[Ask Hyojin] Are there acronyms in Korean language?

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In this episode of “Ask Hyojin,” Hyojin explains just a few pf the acronyms that are found in every day Korean.
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[Ask Hyojin] Are there acronyms in Korean language?
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  • 태권도_마틴_불가리아

    설명 항상 잘 해요~!
    Btw, I know some slang acronyms, like: 열공하다 (열심히 공부하다) 등등..
    There are also many abbreviations like: ㅇㅋ (오케이) 등등.. ㅅ_ㅅ

    • Boris

      Bravo Hyojin.

      Hey, 마틴_불가리아, ot BG li si?

    • 태권도_마틴_불기리아

      Хах, да! И ти ли? ^__^

  • Hello Hyojin….
    First, I would like to say thanks for answering our questions ^^~
    Second, I would like to ask something.
    I always got confused when can I use “- 네” and ‘- 군(요)”
    What I know is… we can use both of ’em to express something that we just realized. But what is the difference?

    It might be a silly question… but yet, I’m confused because of it. LOL

    Thank youuuuuu ^^

  • K

    Can someone translate these sentences into polite Korean?
    Let’s say, for instance, that I’m at the Korean post office…
    1. I can’t speak Korean well. Can you please speak to me slowly?
    2. I’d like to buy some stamps.
    3. Where can I buy some stamps?
    4. How much are the stamps?
    5. Are these the only types of stamps you have?
    6. Do you have any other types of stamps?
    7. Can you please say that again very slowly?
    Now, let’s say a worker at Lotte Super (Korean supermarket) asks if I have a “Point Card”. How do I say, in the polite form, “No, I do not have a Point Card. How can I get one? Do I need to be Korean to get a Point Card?”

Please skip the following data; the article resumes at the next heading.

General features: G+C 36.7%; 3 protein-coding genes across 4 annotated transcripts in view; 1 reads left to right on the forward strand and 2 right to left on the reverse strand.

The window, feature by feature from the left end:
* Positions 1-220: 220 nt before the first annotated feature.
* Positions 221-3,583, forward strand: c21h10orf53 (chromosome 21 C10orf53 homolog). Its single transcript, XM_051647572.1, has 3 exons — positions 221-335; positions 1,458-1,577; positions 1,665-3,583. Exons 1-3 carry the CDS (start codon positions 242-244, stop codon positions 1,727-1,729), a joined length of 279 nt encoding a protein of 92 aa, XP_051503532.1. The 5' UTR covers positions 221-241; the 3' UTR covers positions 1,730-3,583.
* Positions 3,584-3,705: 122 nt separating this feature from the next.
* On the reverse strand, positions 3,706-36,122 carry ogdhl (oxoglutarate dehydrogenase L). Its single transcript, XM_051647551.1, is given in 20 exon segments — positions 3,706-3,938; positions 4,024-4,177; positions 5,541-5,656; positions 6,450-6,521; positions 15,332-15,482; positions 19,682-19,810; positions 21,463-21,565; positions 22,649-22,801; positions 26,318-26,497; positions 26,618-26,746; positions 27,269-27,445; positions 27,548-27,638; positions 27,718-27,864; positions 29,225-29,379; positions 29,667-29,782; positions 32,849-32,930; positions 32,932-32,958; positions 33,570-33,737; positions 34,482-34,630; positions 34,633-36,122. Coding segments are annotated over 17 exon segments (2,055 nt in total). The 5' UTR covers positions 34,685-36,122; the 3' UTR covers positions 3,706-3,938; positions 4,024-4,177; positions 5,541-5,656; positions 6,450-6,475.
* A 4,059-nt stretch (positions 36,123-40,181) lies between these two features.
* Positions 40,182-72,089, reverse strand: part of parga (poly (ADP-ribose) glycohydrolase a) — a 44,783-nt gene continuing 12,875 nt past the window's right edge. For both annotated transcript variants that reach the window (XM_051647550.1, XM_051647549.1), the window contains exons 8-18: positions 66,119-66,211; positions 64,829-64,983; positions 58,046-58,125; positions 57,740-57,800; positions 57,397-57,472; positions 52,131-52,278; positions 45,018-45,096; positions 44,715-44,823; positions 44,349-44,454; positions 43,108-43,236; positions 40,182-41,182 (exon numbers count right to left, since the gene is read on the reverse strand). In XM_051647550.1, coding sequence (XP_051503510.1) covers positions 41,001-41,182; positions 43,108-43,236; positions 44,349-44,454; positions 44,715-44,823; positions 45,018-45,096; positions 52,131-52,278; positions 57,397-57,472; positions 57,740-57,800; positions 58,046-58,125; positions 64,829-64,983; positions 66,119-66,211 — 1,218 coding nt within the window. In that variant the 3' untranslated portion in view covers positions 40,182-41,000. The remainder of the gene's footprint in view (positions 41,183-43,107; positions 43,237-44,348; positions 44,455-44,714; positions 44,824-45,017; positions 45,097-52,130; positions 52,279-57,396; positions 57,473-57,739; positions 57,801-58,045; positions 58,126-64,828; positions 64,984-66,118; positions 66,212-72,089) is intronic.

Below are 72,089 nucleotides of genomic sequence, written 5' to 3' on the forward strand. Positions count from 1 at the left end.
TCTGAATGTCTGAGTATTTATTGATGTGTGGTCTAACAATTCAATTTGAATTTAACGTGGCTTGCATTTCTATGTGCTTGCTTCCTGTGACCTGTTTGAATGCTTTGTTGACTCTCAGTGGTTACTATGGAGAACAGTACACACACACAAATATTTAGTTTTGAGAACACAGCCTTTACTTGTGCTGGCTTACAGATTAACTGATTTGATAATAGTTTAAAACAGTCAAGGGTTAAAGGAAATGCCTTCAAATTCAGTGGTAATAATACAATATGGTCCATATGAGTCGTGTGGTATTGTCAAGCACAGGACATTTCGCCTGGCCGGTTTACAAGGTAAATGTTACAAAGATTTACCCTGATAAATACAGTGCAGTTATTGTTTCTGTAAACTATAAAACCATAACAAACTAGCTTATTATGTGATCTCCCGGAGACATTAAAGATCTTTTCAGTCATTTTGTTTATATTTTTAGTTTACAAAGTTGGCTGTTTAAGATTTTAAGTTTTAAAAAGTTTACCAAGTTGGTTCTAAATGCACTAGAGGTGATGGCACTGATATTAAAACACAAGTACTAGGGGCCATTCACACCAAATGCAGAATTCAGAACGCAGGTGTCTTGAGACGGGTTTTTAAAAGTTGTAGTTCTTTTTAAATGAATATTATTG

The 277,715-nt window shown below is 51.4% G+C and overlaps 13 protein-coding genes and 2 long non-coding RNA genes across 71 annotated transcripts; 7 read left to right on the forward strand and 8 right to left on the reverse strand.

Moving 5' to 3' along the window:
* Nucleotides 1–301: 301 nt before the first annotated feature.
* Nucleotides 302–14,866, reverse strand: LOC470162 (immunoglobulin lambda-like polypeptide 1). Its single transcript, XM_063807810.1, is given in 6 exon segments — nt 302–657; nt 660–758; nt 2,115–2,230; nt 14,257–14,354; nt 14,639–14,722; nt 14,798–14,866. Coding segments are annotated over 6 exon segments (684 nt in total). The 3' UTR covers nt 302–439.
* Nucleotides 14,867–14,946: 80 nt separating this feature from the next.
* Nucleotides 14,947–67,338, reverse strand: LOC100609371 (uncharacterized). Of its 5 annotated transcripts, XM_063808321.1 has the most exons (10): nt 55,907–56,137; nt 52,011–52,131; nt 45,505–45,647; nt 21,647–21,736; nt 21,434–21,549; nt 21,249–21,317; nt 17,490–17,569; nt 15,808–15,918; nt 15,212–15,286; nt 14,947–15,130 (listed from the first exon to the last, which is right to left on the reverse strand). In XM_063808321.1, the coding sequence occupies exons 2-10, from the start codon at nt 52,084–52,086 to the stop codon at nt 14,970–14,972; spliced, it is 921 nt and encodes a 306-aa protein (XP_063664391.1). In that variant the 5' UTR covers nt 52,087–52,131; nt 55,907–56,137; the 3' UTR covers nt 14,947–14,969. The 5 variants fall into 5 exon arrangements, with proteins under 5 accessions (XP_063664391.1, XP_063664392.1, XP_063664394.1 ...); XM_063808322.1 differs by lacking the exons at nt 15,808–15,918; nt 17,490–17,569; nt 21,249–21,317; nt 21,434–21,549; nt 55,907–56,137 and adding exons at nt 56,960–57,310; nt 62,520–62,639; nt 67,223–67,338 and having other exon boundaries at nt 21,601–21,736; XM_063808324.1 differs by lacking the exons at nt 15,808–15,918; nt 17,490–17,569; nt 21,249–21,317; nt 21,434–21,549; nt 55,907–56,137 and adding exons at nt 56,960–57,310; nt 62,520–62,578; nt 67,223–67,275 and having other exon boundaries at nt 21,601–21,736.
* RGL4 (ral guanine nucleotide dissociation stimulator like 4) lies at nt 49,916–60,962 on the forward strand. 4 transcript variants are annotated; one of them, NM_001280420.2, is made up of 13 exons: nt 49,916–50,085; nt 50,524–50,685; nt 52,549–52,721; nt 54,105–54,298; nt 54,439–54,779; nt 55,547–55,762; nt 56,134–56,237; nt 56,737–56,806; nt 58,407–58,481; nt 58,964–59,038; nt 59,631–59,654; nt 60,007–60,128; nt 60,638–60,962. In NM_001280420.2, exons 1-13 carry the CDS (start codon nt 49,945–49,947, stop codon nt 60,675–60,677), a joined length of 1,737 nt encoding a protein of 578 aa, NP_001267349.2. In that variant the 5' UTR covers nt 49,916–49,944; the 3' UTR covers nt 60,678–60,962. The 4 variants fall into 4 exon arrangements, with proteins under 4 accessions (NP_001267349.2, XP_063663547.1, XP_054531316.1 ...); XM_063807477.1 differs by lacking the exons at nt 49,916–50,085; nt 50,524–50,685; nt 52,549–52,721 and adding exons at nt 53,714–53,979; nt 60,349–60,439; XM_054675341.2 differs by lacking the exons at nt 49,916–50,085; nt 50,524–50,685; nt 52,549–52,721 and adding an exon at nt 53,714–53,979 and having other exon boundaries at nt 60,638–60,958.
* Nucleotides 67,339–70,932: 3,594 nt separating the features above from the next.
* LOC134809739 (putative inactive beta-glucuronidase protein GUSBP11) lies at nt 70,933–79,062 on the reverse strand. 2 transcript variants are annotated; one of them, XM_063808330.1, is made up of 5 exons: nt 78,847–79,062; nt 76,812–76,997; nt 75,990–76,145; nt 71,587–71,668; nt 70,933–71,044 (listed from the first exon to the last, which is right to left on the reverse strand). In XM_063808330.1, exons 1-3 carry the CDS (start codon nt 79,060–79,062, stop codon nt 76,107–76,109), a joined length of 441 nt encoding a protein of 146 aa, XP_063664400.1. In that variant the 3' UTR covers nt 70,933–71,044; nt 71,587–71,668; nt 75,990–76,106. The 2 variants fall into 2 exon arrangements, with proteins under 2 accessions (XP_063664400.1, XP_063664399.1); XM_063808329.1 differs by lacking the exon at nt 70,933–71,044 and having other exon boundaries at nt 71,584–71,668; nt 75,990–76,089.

• Greg

      I’ll try. You didn’t say if you can read hangeul, so… Also I romanized 어 as ‘uh’ instead usual ‘eo’. Same pronunciation anyway.

      1. 한국말 잘 못해요. 천천히 말해 주세요
      han-goongmal tjal moteyo. chunchunee mare jooseyo

      2. 우표 사려고 해요 (lit. I intend to buy stamps)
      oopyo saryugo heyo

      3. 우표 어디서 살 수 있나요?
      oopyo udeesuh sal soo eennayo?

      4. 우표 얼마예요
      oopyo ulmayeyo?

      5-6. 다른 거 없나요? (lit. no other thing?)
      tareun kkuh umnayo?

      7. 다시 훨씬 천천히 말해 주시겠나요? (would you please say it again much slower?)
      tashee hwolsheen chunchunee mare joosheegennayo?

      8. I don’t know what’s point card but…
      아니요, 포인트 카드(point card) 없어요. 어떻게 해야 가지고 있나요? 외국인이면 안 돼요? (lit. no, no p.card. how should I do so that I have it? if foreigner can’t be done?)
      aneeyo, point kadeu upsuyo. uttuke heya kajeego eennayo? wegoogeenee-myun an dweyo?

    • K

      Many, many thank-you’s to Greg! I can read Hangeul, so your translations were much appreciated!

  • Puthnith Neferas

    Hello! I listen to a radio in Korean language. There is a sentence that DJ always says at the beginning of the program.

    “오늘도 보고 싶었어요.”

    I cannot figure out what this really means. “Today, we also wanted to see too”? That’s weird. I know it is a kind of greeting, but I am curious to know the meaning.

    • 태권도_마틴_불가리아

      Hi, Puthnith Neferas. I think 오늘도 보고 싶었어요 means: Today I missed you again.
      보고 싶다 often means ‘to miss someone’

    • Puthnith Neferas

      But why the DJ needs to say that? What is the indirect meaning? Because the listeners are listening right now.. =(

    • Greg

      Well if said in a question tone, then he maybe means like “today you also missed me/my broadcast?” 🙂
      today too/also/again same thing…

    • 태권도_마틴_불가리아

      오~, 아마 그랙님은 맞아요~! ^___^

    • Puthnith Neferas

      It’s not a question. 🙂 Thanks for sharing your idea.

      What I understand from it is that.. maybe the DJ can’t wait to do the broadcast. She was missing the listeners and wanna tell us the feeling. 🙂

  • H

    Can someone please translate these sentences into polite Korean? (I can read Hanguel.)